- Compare the target value with the element at the middle index:
- If they are equal, the target value has been found. Return the index of the middle element.
- If the target value is less than the middle element, set high = mid - 1 and go to step 3.
- If the target value is greater than the middle element, set low = mid + 1 and go to step 3.
- Repeat steps 3-4 until the target value is found or low > high. If low becomes greater than high, it means the target value is not present in the array.

#### Pseudocode for Binary Search Algorithm

```
BinarySearch(array, target): left = 0 // Initialize the left pointer
right = Length(array) - 1 // Initialize the right pointer while left <= right:
mid = (left + right) / 2 // Calculate the middle index if array[mid] == target:
return mid // Target found at the middle index
else if array[mid] < target:
left = mid + 1 // Adjust left pointer
else:
right = mid - 1 // Adjust right pointer return -1 // Target not found in the array
```

#### Example

__Python__

size = int(input("Enter the size of the list: "))

list = []

print("Enter", size, "integer values:")

for i in range(size):

element = int(input())

list.append(element)

sElement = int(input("Enter value to be searched: "))

f = 0

l = size - 1

m = (f + l) // 2

while f <= l:

if list[m] < sElement:

f = m + 1

elif list[m] == sElement:

print("Element found at index", m, ".")

break

else:

l = m - 1

m = (f + l) // 2

if f > l:

print("Element not found in the list.")

__Java__

import java.util.Scanner;

public class BinarySearch {

public static void main(String[] args) {

Scanner scanner = new Scanner(System.in);

System.out.print("Enter the size of the list: ");

int size = scanner.nextInt();

int[] list = new int[size];

System.out.println("Enter " + size + " integer values:");

for (int i = 0; i < size; i++) {

list[i] = scanner.nextInt();

}

System.out.print("Enter value to be searched: ");

int sElement = scanner.nextInt();

int f = 0;

int l = size - 1;

int m = (f + l) / 2;

while (f <= l) {

if (list[m] < sElement) {

f = m + 1;

} else if (list[m] == sElement) {

System.out.println("Element found at index " + m + ".");

break;

} else {

l = m - 1;

}

m = (f + l) / 2;

}

if (f > l) {

System.out.println("Element not found in the list.");

}

scanner.close();

}

}

__C++__

#include <iostream>

using namespace std;

int main() {

int size;

cout << "Enter the size of the list: ";

cin >> size;

int list[size];

cout << "Enter " << size << " integer values:" << endl;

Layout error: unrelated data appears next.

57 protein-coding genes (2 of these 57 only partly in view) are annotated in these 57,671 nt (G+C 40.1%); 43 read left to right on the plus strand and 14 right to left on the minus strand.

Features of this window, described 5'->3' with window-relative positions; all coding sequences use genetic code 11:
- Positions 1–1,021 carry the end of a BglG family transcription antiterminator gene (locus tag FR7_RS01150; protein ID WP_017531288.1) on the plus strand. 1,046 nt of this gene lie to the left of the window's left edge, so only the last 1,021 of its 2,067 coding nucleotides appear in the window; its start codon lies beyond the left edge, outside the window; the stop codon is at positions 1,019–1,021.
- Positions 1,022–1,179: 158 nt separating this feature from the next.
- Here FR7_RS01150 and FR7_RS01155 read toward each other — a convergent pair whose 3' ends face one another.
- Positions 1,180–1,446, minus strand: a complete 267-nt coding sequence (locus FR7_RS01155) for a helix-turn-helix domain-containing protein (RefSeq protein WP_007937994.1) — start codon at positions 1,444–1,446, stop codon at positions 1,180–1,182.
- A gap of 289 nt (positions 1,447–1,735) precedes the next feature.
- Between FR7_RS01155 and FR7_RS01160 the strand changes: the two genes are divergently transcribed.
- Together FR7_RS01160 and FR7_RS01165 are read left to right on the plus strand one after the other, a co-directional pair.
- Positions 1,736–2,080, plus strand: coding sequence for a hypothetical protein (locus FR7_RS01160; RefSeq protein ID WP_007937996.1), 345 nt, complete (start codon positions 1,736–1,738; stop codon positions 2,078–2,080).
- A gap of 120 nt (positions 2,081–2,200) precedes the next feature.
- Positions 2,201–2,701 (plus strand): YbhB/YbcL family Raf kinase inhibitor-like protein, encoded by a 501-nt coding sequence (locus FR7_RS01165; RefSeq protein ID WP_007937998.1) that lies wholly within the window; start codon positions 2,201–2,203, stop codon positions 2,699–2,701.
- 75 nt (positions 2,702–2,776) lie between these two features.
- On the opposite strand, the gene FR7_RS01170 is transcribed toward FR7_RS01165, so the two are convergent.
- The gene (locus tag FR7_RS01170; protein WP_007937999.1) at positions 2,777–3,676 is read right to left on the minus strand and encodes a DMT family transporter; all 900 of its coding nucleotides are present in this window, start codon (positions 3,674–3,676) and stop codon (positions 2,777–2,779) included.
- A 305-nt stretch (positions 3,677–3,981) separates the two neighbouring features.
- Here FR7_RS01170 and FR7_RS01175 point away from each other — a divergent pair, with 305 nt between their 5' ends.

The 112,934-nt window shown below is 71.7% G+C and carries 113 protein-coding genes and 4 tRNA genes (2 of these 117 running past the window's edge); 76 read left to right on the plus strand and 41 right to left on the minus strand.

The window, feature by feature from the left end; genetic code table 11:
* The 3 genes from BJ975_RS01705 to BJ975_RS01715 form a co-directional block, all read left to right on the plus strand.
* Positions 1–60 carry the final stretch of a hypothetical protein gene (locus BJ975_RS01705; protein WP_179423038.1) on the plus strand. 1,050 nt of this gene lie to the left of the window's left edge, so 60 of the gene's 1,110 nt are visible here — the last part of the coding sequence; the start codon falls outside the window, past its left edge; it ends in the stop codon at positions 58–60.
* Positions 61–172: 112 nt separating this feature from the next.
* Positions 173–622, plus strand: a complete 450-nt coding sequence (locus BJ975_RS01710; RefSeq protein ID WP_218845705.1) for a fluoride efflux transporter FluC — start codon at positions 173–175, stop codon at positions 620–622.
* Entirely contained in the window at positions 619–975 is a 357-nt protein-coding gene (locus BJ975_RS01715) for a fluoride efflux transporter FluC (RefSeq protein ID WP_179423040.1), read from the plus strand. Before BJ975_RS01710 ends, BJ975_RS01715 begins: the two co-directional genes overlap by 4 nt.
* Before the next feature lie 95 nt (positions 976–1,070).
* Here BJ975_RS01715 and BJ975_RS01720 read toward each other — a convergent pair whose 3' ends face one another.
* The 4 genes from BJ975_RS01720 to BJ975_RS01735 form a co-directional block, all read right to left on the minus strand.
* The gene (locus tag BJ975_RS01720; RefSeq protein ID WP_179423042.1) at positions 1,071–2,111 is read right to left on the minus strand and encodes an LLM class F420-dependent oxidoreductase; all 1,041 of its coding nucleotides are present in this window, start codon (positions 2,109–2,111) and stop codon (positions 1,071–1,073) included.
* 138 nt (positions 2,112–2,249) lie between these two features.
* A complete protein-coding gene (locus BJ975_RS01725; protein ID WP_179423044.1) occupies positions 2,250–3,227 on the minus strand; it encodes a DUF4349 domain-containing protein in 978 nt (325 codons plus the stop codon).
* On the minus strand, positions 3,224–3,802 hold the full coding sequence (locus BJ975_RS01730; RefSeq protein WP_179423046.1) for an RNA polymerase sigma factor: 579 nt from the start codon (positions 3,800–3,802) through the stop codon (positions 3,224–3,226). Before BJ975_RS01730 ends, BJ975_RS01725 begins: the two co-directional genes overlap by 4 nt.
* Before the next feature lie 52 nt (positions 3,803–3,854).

for (int i = 0; i < size; i++) {

cin >> list[i];

}

int sElement;

cout << "Enter value to be searched: ";

cin >> sElement;

int f = 0;

int l = size - 1;

int m = (f + l) / 2;

while (f <= l) {

if (list[m] < sElement) {

f = m + 1;

} else if (list[m] == sElement) {

cout << "Element found at index " << m << "." << endl;

break;

} else {

l = m - 1;

}

m = (f + l) / 2;

}

if (f > l) {

cout << "Element not found in the list." << endl;

}

return 0;

}

#### Explanation

This example lets the user enter a list of integers and then ask for a particular value to utilize binary search to find inside the list. If the value is discovered, the index where it was found is printed; if not, it shows that the element is missing from the list.

#### Output

```
Enter the size of the list: 4
Enter 4 integer values:
1 3 5 7
Enter value to be searched: 10
Element not found in the list.
```

## FAQs

### 1. What is searching with example?

Finding a certain item or piece inside a database of information is the process of searching. A good example would be looking up a word in a dictionary.

### 2. What are the applications of searching?

Spell-checking, locating items in sorted lists, and other uses for searching include database queries, information retrieval in search engines, and more.

### 3. What is linear and binary search?

Binary search includes dividing a sorted list into two halves and removing one half based on comparison with the target element, whereas linear search involves scanning through each element one at a time to discover a target element.

### 4. What are the 2 types of searching algorithms in data structure?

Sequential search (also known as linear search) and binary search are the two types of search algorithms.

### 5. What are the 4 types of searching?

The term "four types of searching" typically refers to various algorithms or approaches, such as tree-based search, binary search, hash-based search, and linear search, each of which is appropriate for a particular situation and data structure.

##### Summary